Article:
I had a writing professor once tell me that the best autobiographical stories are not written the day after the event. It is best to wait and let it age, like a fine wine. She suggested about ten years, maybe more. In Lady Bird, director and writer Greta Gerwig tells a coming of age story about a girl in her senior year at a Sacramento Catholic high school in 2002. It may not be autobiographical, but the viewer can easily assess that some of the tale is inspired from life. For me, and perhaps others who left high school in the early 2000s, Lady Bird is one of the first coming of age stories from my generation about my generation and told so well and authentically that I just want to personally thank Gerwig for this wonderful film.
Christine is such a strong willed teenager that she has renamed herself Lady Bird (Saoirse Ronan). She also rolls out of a moving car when her mother (Laurie Metcalf) starts bashing her big college dreams over her grades. The neon pink cast that results is a constant reminder of her style: brash, defiant, but not invincible.
The story unfolds along Lady Bird’s senior year of high school. She has friends, joins clubs and finds a boyfriend only to toss them aside later in her attempts to find her true self. The things that really matter are never truly lost. It’s a rollercoaster of a year for our Lady Bird, like watching a whole high school career of angst shoved in one sitting. And then there is the added pressure of applying to colleges.
Lady Bird has big hopes of going to college on the east coast, far away from her suburban Sacramento life that she claims has no culture. Her family is not the most well-to-do, and even jokes with some friends that she lives on the wrong side of the tracks. With her father’s help, and behind her mother’s back, she applies for financial aid and to her dream schools. It’s a big, bold step in her preparation to leave the nest.
Lady Bird attends a Catholic high school, though it appears she doesn’t practice the religion herself. In fact, there is a great scene where she pulls a prank on a nun and another where she ruins an assembly on abortion. Nonetheless, there are times when the Catholic influence is apparent in both positive and negative ways. A poignant scene where her mother is so upset she won’t even speak to Lady Bird, she apologizes and pleads in the kitchen at her mother, “I know I’m bad. I know I’m not good enough. I’m sorry.” I’ve never seen a more realistic depiction of Catholic guilt. Both Ronan and Metcalf nail the love and tension in this scene, as they do in the whole film.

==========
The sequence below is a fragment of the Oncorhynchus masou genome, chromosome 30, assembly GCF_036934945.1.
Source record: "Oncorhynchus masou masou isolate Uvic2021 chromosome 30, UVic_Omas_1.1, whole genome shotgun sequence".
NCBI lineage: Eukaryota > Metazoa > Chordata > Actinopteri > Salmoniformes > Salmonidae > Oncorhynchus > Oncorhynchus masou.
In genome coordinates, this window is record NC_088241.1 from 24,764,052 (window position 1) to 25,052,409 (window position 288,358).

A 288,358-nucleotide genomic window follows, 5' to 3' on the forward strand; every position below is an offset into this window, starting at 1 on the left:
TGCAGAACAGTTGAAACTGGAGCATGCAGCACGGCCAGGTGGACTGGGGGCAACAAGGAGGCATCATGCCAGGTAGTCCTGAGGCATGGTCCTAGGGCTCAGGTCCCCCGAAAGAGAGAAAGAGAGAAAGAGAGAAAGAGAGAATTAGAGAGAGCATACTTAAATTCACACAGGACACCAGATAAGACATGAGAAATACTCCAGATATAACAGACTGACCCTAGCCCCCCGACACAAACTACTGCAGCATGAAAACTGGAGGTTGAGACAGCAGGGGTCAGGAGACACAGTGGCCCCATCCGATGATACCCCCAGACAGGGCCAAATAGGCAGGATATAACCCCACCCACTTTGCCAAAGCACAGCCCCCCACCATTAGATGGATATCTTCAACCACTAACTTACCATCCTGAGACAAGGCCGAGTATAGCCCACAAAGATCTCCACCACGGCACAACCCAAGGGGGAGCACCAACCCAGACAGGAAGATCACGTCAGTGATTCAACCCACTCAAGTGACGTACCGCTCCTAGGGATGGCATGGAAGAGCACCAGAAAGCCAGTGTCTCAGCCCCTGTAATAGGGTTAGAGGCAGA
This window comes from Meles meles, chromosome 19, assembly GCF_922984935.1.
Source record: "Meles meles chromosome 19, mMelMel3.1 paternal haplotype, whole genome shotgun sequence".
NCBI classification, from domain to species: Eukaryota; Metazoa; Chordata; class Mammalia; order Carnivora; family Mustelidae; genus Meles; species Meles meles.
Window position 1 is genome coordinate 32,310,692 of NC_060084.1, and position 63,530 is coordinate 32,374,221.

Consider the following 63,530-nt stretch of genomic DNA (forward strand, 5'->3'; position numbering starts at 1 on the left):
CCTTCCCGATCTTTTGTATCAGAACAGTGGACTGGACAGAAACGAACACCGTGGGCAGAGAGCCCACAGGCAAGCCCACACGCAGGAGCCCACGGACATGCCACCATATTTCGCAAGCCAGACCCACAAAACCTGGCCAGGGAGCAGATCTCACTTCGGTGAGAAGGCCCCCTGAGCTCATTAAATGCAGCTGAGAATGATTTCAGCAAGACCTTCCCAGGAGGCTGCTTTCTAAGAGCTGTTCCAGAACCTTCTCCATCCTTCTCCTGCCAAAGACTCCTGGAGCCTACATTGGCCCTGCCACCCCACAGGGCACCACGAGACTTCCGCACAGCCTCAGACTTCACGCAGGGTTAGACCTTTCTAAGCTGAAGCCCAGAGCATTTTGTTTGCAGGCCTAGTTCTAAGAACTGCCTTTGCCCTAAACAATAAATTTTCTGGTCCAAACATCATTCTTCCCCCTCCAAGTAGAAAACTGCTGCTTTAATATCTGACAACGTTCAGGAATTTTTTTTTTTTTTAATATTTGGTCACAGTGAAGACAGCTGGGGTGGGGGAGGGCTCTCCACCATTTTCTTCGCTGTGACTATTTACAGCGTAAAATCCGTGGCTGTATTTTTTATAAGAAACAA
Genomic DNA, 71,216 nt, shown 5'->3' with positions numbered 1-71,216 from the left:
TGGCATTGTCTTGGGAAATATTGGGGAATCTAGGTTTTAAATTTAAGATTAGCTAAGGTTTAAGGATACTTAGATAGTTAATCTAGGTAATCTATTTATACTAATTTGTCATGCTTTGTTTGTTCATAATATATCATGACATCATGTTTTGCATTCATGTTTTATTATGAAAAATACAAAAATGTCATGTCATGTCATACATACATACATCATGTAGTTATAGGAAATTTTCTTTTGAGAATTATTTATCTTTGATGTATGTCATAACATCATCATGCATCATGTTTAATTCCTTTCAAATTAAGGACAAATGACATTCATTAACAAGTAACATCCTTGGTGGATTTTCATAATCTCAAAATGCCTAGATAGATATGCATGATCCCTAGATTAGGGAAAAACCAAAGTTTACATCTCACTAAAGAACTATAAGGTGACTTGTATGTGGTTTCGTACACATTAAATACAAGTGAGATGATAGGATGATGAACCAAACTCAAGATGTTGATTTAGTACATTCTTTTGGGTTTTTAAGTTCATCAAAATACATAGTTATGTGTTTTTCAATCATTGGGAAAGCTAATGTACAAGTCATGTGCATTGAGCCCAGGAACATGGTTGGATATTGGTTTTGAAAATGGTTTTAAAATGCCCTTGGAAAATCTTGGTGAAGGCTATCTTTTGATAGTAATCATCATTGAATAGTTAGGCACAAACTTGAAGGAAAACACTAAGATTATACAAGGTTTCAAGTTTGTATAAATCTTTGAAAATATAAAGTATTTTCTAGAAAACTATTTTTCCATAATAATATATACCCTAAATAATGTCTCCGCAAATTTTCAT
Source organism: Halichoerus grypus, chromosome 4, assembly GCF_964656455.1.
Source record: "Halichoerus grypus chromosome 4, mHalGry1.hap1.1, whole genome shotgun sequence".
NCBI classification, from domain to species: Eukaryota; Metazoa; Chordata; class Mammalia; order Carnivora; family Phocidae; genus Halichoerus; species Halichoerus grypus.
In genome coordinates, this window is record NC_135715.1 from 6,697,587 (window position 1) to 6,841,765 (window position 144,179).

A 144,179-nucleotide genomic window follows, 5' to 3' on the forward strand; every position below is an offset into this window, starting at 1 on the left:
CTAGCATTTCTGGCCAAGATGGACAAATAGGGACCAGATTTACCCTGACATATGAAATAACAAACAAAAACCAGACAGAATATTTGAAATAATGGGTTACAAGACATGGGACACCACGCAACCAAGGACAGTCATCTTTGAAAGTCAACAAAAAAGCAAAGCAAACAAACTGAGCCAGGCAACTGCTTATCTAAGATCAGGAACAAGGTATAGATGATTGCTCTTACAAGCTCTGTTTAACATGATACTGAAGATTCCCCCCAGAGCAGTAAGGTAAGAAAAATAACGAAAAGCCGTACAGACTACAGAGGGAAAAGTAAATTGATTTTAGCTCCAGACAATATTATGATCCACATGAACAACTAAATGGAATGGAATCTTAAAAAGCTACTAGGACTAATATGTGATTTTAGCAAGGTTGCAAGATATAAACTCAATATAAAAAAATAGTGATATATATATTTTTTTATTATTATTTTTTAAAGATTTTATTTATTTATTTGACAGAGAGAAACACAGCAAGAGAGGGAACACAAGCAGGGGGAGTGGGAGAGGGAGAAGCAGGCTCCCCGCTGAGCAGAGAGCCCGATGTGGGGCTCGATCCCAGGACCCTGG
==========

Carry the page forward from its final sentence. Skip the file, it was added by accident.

Lady Bird has been nominated for five Academy Awards, including Best Picture. Greta Gerwig is nominated for best director, the first woman nominated since 2009. Our leads, Ronan and Metcalf are nominated for lead and supporting actress. Lady Bird is also nominated for original screenplay. Though I realize the field is very thick this year, I personally hope Gerwig wins for director. I hope this not just because she is a woman and a bit of an underdog in this category, but I truly think she directed an amazing, poignant film and deserves the win.
What makes Lady Bird such an amazing film are the wonderfully talented actors and the authentic storytelling. Saoirse Ronan leads the film with such vigor, she becomes the defiant, half-bloomed Lady Bird with natural ease. And Laurie Metcalf butts heads so perfectly with her that the two together are a perfect mother-daughter storm on screen. The story they, the other fine actors and Gerwig tell is a unique coming of age story that resonates with so many, especially young women.
“People go by the names their parents give them, but they don’t believe in God.”